I don’t suffer from Writer’s Block…ever. Words are my friends and family. Really, the words that I write here are often effortless and shared with ease. Most of the time the quality of my work is solid but it would be untrue for me to say that it never falls short of the mark. But since I like to use the blog as a cyber sandbox I rarely edit or modify these posts.
Some might say that is a mistake, especially since the blog has led to many freelance writing jobs. Some might say that I tarnish my reputation and damage my online resume by not taking care to cull the weaker posts from the field. But I don’t work that way. I don’t hide my blemishes from me which means that I don’t hide them from you. Those posts help me strengthen and improve my skills so I prefer to keep them where they are easily accessible. Besides it feels more authentic to me.
It is also tied into why I sometimes like to dig through the archives here. Seven years of posting has provided a treasure chest of material to read. Some of it is quite good and some of it is awful, dreadfully bad. Today I find myself revisiting the topic of men and emotions- more specifically whether men cry or not.
Earlier this week the dark haired beauty wandered into my bedroom and was shocked by what she thought she saw. I had just using some eye drops and had accidentally squeezed too hard on the bottle sending a stream of it rushing down my cheeks. Since she walked in prior to my wiping my face she grew quite concerned and asked me why I was crying. I assured her that I wasn’t crying but she decided that I was lying about it and told me not to be embarrassed.
She hasn’t ever read The Tears That Do not Fall so she is unfamiliar with that story. Maybe she remembered the conversation we had here or maybe not. I can say that some things have changed there somewhat, but not so much that she didn’t press me on this.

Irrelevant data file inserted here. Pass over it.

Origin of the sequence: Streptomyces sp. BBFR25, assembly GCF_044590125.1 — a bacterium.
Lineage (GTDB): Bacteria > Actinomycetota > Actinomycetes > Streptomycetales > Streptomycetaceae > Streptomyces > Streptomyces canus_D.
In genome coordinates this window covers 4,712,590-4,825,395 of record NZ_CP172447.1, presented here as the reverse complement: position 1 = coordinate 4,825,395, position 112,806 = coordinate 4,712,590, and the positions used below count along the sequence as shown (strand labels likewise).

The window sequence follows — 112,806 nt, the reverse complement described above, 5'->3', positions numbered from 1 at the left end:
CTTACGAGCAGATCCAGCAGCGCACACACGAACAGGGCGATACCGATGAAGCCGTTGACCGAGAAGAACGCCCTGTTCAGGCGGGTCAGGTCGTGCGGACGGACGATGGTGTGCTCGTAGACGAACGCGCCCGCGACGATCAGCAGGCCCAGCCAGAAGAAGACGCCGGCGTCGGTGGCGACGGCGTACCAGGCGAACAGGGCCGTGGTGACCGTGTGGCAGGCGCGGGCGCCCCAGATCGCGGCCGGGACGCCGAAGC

I looked down at her and thanked for her concern and received a very stern lecture about being honest. I suppose that it wasn’t fair of me, but I couldn’t help laughing. She was very sweet and I am more than appreciative of her concern about my welfare. So I thanked her again and told her not to worry. Moments later I heard her whispering to her brother, “daddy’s crying.” And then I learned that in his old age he is becoming far more clever as he made a point to tell her to close the door so that I couldn’t hear them speaking.
For a moment I remained seated on my bed and then I decided that I wanted to know more about their discussion. Slowly I tiptoed over towards the bedroom door only to hear my son say, ” we can hear you dad.”
Damn, the little man has learned more of my tricks than I had realized. That is the sort of thing that makes you smile with pride and grimace with frustration. I am not an eavesdropper. I don’t go snooping around but I do pay attention to what they do/say. I am dad and that is part of my job. Really, if I emailed you the job description you would see it listed there.
But I do wonder about this a bit. I am not a ‘cryer.’ It is not something that people see with me. I get sad and upset like everyone else. I just don’t shed tears easily. But what I wonder a bit is what sort of impact that has on the children, especially my son. I am very affectionate with them. I don’t run around telling him to ‘man up’ or try to make crying seem weak.Â But then again there have been times where I told him that life isn’t fair and to just ‘suck it up.’ So I wonder if I am sending mixed messages. My gut says no, but sometimes I am wrong.
Of course that is rare and infrequent, but it does happen every now and then.Â I wonder though what would happen if they saw me cry. Would it scare them because it is so out of character or would they just take it in stride. Have to think about it a bit.